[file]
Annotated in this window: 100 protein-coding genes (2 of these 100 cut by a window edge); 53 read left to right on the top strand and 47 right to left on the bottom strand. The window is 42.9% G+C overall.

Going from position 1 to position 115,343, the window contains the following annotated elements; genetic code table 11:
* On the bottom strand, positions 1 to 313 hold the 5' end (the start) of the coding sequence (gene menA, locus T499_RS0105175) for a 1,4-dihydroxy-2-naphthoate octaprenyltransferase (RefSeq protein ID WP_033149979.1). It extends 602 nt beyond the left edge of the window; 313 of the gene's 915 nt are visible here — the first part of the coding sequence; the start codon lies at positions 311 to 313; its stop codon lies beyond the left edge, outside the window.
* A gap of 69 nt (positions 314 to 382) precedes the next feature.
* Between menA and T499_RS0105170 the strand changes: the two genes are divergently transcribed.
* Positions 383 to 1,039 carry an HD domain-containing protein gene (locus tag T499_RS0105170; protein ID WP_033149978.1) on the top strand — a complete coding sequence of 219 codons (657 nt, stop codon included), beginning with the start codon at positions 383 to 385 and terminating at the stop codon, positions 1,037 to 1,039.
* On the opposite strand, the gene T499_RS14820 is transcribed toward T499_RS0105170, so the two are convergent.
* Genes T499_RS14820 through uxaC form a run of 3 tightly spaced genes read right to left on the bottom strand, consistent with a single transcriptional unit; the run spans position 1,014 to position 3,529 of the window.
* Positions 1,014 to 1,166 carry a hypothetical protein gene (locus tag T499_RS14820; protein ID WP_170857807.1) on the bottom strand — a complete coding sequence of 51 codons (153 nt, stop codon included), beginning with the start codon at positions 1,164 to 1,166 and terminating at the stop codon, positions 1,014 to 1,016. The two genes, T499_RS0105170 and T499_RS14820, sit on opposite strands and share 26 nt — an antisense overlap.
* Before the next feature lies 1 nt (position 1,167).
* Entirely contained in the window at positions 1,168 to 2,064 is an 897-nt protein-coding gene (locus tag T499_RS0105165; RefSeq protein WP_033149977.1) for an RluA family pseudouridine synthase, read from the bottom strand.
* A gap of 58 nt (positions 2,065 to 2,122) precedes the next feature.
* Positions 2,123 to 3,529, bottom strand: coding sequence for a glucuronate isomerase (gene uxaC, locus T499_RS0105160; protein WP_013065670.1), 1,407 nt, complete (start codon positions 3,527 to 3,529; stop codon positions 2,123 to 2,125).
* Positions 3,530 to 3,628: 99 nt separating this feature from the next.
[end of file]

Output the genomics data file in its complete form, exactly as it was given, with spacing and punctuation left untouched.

Annotated in this window: 100 protein-coding genes (2 of these 100 cut by a window edge); 53 read left to right on the top strand and 47 right to left on the bottom strand. The window is 42.9% G+C overall.

Going from position 1 to position 115,343, the window contains the following annotated elements; genetic code table 11:
* On the bottom strand, positions 1 to 313 hold the 5' end (the start) of the coding sequence (gene menA, locus T499_RS0105175) for a 1,4-dihydroxy-2-naphthoate octaprenyltransferase (RefSeq protein ID WP_033149979.1). It extends 602 nt beyond the left edge of the window; 313 of the gene's 915 nt are visible here — the first part of the coding sequence; the start codon lies at positions 311 to 313; its stop codon lies beyond the left edge, outside the window.
* A gap of 69 nt (positions 314 to 382) precedes the next feature.
* Between menA and T499_RS0105170 the strand changes: the two genes are divergently transcribed.
* Positions 383 to 1,039 carry an HD domain-containing protein gene (locus tag T499_RS0105170; protein ID WP_033149978.1) on the top strand — a complete coding sequence of 219 codons (657 nt, stop codon included), beginning with the start codon at positions 383 to 385 and terminating at the stop codon, positions 1,037 to 1,039.
* On the opposite strand, the gene T499_RS14820 is transcribed toward T499_RS0105170, so the two are convergent.
* Genes T499_RS14820 through uxaC form a run of 3 tightly spaced genes read right to left on the bottom strand, consistent with a single transcriptional unit; the run spans position 1,014 to position 3,529 of the window.
* Positions 1,014 to 1,166 carry a hypothetical protein gene (locus tag T499_RS14820; protein ID WP_170857807.1) on the bottom strand — a complete coding sequence of 51 codons (153 nt, stop codon included), beginning with the start codon at positions 1,164 to 1,166 and terminating at the stop codon, positions 1,014 to 1,016. The two genes, T499_RS0105170 and T499_RS14820, sit on opposite strands and share 26 nt — an antisense overlap.
* Before the next feature lies 1 nt (position 1,167).
* Entirely contained in the window at positions 1,168 to 2,064 is an 897-nt protein-coding gene (locus tag T499_RS0105165; RefSeq protein WP_033149977.1) for an RluA family pseudouridine synthase, read from the bottom strand.
* A gap of 58 nt (positions 2,065 to 2,122) precedes the next feature.
* Positions 2,123 to 3,529, bottom strand: coding sequence for a glucuronate isomerase (gene uxaC, locus T499_RS0105160; protein WP_013065670.1), 1,407 nt, complete (start codon positions 3,527 to 3,529; stop codon positions 2,123 to 2,125).
* Positions 3,530 to 3,628: 99 nt separating this feature from the next.